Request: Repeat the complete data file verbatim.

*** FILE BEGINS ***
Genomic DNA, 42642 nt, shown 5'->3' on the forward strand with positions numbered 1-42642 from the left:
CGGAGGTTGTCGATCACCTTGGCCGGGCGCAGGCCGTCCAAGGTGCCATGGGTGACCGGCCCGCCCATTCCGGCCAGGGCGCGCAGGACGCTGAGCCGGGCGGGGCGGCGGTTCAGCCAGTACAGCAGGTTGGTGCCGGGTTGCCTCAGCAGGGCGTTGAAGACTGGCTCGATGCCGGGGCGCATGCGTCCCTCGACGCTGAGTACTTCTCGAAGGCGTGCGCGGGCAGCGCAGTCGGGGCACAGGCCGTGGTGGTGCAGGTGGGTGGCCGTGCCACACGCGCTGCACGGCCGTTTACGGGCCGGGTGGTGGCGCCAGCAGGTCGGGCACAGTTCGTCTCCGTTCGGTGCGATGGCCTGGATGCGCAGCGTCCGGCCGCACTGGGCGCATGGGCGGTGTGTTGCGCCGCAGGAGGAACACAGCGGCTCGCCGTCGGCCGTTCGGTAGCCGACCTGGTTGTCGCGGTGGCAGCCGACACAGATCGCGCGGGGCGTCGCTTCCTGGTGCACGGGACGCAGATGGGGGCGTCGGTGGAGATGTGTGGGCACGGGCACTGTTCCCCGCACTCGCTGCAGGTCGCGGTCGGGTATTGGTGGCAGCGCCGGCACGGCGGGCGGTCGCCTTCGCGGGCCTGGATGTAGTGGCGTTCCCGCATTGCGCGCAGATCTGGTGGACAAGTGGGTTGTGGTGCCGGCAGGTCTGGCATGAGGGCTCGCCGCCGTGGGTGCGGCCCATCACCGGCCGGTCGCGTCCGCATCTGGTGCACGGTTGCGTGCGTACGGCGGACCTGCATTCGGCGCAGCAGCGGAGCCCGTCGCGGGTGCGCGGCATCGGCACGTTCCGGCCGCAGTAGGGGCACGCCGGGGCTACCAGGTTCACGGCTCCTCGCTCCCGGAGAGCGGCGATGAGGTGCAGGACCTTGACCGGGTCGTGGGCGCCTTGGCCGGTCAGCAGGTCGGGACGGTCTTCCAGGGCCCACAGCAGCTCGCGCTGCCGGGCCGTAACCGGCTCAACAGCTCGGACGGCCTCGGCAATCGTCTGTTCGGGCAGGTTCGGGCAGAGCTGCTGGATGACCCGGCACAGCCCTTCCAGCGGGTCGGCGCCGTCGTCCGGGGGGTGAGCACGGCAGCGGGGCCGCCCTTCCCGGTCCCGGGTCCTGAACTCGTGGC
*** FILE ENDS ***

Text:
Genomic DNA, 42642 nt, shown 5'->3' on the forward strand with positions numbered 1-42642 from the left:
CGGAGGTTGTCGATCACCTTGGCCGGGCGCAGGCCGTCCAAGGTGCCATGGGTGACCGGCCCGCCCATTCCGGCCAGGGCGCGCAGGACGCTGAGCCGGGCGGGGCGGCGGTTCAGCCAGTACAGCAGGTTGGTGCCGGGTTGCCTCAGCAGGGCGTTGAAGACTGGCTCGATGCCGGGGCGCATGCGTCCCTCGACGCTGAGTACTTCTCGAAGGCGTGCGCGGGCAGCGCAGTCGGGGCACAGGCCGTGGTGGTGCAGGTGGGTGGCCGTGCCACACGCGCTGCACGGCCGTTTACGGGCCGGGTGGTGGCGCCAGCAGGTCGGGCACAGTTCGTCTCCGTTCGGTGCGATGGCCTGGATGCGCAGCGTCCGGCCGCACTGGGCGCATGGGCGGTGTGTTGCGCCGCAGGAGGAACACAGCGGCTCGCCGTCGGCCGTTCGGTAGCCGACCTGGTTGTCGCGGTGGCAGCCGACACAGATCGCGCGGGGCGTCGCTTCCTGGTGCACGGGACGCAGATGGGGGCGTCGGTGGAGATGTGTGGGCACGGGCACTGTTCCCCGCACTCGCTGCAGGTCGCGGTCGGGTATTGGTGGCAGCGCCGGCACGGCGGGCGGTCGCCTTCGCGGGCCTGGATGTAGTGGCGTTCCCGCATTGCGCGCAGATCTGGTGGACAAGTGGGTTGTGGTGCCGGCAGGTCTGGCATGAGGGCTCGCCGCCGTGGGTGCGGCCCATCACCGGCCGGTCGCGTCCGCATCTGGTGCACGGTTGCGTGCGTACGGCGGACCTGCATTCGGCGCAGCAGCGGAGCCCGTCGCGGGTGCGCGGCATCGGCACGTTCCGGCCGCAGTAGGGGCACGCCGGGGCTACCAGGTTCACGGCTCCTCGCTCCCGGAGAGCGGCGATGAGGTGCAGGACCTTGACCGGGTCGTGGGCGCCTTGGCCGGTCAGCAGGTCGGGACGGTCTTCCAGGGCCCACAGCAGCTCGCGCTGCCGGGCCGTAACCGGCTCAACAGCTCGGACGGCCTCGGCAATCGTCTGTTCGGGCAGGTTCGGGCAGAGCTGCTGGATGACCCGGCACAGCCCTTCCAGCGGGTCGGCGCCGTCGTCCGGGGGGTGAGCACGGCAGCGGGGCCGCCCTTCCCGGTCCCGGGTCCTGAACTCGTGGC